Metal Bending Tool

November 2013

I needed to make metal landing gear fittings for my Bower’s Flybaby.  The fittings are made from .093” 4130 sheet bent into a U-shape with a 1” diameter.  I couldn’t find .093” sheet steel, so I went with .1”.   Bower’s suggests tack welding the sheet steel to a 1” pipe, then using a torch to heat the metal until it’s pliable.   I tried this, but couldn’t get enough heat with my crappy torch setup.  I tried bending the metal by beating it with a mallet around a hardwood form.   This sort of worked, but it was really hard to get a good shaped U.  Out of 4 attempts, I only had one good piece.

What I needed was a proper metal bending tool.  I shopped around but commercial ones that could handle a 4” wide sheet of steel were very expensive.  They looked pretty simple, so I decided to try building my own.   It turned out OK.

 The rails are 1.5” x .2” inch hot rolled steel.  I purchased two 4’ bars, and cut them into a 30” and 18” pieces.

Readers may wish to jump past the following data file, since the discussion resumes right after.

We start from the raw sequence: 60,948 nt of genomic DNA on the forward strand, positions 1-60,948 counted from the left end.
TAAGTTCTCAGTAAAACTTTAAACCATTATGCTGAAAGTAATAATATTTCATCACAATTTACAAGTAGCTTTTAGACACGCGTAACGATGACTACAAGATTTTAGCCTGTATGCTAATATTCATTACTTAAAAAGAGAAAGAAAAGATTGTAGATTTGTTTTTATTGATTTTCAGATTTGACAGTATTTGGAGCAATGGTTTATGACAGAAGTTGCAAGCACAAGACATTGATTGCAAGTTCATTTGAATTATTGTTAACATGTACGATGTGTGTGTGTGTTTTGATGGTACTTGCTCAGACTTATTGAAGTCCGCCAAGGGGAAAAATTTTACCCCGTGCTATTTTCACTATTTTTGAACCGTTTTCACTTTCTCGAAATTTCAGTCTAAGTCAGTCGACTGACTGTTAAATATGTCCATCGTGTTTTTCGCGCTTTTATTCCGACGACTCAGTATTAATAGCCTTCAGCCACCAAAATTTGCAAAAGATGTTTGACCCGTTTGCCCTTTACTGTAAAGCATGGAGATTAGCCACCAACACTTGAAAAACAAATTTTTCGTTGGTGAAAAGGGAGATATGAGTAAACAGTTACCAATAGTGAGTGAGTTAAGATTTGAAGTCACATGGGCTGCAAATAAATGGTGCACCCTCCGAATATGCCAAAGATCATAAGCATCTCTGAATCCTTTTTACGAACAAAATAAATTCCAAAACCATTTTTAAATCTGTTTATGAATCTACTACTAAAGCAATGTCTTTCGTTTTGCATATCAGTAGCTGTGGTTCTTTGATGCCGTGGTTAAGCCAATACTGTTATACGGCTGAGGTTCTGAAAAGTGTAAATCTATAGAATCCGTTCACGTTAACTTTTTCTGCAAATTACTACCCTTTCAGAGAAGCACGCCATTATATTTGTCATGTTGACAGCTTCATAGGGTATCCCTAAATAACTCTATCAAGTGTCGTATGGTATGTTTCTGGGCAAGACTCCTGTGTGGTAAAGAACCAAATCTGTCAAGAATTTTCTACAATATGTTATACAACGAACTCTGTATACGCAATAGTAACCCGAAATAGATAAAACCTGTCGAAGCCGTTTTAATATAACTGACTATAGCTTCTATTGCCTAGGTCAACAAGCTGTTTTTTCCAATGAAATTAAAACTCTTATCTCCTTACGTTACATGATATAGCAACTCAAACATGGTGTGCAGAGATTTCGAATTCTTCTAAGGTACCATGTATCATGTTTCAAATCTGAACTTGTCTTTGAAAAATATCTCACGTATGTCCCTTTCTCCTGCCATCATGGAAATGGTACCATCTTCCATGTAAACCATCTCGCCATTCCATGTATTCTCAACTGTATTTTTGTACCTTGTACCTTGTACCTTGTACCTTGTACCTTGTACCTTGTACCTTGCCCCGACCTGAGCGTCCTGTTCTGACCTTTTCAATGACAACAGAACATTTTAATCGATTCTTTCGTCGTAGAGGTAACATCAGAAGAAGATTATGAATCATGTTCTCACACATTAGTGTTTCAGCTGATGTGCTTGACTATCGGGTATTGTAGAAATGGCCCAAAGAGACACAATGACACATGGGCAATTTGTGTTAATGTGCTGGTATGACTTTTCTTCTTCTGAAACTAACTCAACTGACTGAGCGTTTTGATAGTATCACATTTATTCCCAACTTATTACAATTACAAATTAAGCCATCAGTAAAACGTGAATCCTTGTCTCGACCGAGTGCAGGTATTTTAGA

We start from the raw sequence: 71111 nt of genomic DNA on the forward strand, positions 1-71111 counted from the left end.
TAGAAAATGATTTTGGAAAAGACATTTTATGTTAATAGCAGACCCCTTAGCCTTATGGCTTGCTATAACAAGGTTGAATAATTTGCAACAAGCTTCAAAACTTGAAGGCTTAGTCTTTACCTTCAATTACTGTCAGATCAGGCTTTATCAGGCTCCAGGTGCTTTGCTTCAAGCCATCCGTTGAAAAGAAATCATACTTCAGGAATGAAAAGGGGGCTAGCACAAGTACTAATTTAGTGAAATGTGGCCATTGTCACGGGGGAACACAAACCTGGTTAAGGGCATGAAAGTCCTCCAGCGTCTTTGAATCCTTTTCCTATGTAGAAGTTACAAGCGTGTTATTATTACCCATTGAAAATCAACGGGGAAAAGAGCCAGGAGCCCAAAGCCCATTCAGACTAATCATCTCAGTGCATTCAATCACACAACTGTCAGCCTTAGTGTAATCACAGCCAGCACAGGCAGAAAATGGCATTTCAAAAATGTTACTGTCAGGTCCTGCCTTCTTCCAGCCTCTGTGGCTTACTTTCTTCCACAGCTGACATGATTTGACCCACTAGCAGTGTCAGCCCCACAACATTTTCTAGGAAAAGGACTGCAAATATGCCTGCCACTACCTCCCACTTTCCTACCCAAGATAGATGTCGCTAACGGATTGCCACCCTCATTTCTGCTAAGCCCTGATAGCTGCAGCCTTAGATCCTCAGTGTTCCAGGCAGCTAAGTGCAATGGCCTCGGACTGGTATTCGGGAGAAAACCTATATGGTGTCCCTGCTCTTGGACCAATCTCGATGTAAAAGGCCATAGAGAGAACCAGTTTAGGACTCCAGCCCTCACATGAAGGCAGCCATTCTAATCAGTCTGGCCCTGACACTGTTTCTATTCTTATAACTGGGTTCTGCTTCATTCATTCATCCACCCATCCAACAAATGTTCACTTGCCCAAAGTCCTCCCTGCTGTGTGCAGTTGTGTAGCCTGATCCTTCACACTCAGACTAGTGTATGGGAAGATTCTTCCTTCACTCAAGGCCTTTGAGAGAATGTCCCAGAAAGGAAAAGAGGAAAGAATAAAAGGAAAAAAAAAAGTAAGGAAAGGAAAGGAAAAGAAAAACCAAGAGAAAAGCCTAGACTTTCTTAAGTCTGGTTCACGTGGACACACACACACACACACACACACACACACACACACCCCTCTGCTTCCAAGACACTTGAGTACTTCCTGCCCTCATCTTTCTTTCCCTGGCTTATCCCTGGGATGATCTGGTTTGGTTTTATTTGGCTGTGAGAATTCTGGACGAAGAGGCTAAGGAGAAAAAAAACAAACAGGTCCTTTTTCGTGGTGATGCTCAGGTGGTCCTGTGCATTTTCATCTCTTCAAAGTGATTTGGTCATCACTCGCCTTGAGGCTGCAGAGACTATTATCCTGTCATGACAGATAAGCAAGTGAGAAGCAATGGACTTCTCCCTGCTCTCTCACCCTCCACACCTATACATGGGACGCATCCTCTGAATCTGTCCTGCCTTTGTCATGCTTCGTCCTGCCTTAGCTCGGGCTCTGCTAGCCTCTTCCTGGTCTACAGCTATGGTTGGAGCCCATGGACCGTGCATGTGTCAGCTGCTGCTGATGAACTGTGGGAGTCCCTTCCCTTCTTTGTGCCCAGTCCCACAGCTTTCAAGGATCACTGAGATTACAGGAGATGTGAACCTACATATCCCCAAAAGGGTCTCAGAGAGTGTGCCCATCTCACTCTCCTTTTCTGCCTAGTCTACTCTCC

The center form/die is a ¾” bolt with 1” steel bearings/spacers around it.

Two ½” bolts apply bending forces evenly to the sheet metal.

I purchased a variety of bolt sizes, but I think 7” is mostly what you need.

The spacers at each end of the bending tool are perforated rectangular tubing.  These cam in 3 foot lengths and were 1.5 inches wide, which meant 3 sections would make a nice 4.5” wide spacing between the rails.  Wide enough for the flybaby fittings.  In hindsight, these didn’t have to be metal.   Wood would have been cheaper and easier to work with.

All materials were purchased at my local Lowes home improvement store.

Tools used to construct the bender include a grinder, metal band saw (hack saw would be fine, you only make a few cuts), and drill press.

Total cost was just under $90 for materials.




In the above photo, you can see that the short 18” arm is bolted to the table, and the longer 30” arm swings freely.


The above photo shows a piece scrap metal being bent.  The 30” lever easily bends .1” 4130 chromoly sheet steel


I think it’s best to bend a rectangular piece of oversized metal then cut the final fitting shape from it.    It’s pretty hard to bend a precut piece and ensure the bend happens right at the center.    Your shape will more likely come out lopsided.  

Also, the bending process expands the metal almost 1/8” across the top surface.  Adjust the pieces you cut out appropriately.

There’s very little spring back, but a couple pieces did come out about 1/16” too wide.   I just put them into my vise and squeezed them down to the final 1” wide U-channel. 

Video of Metal Bender in action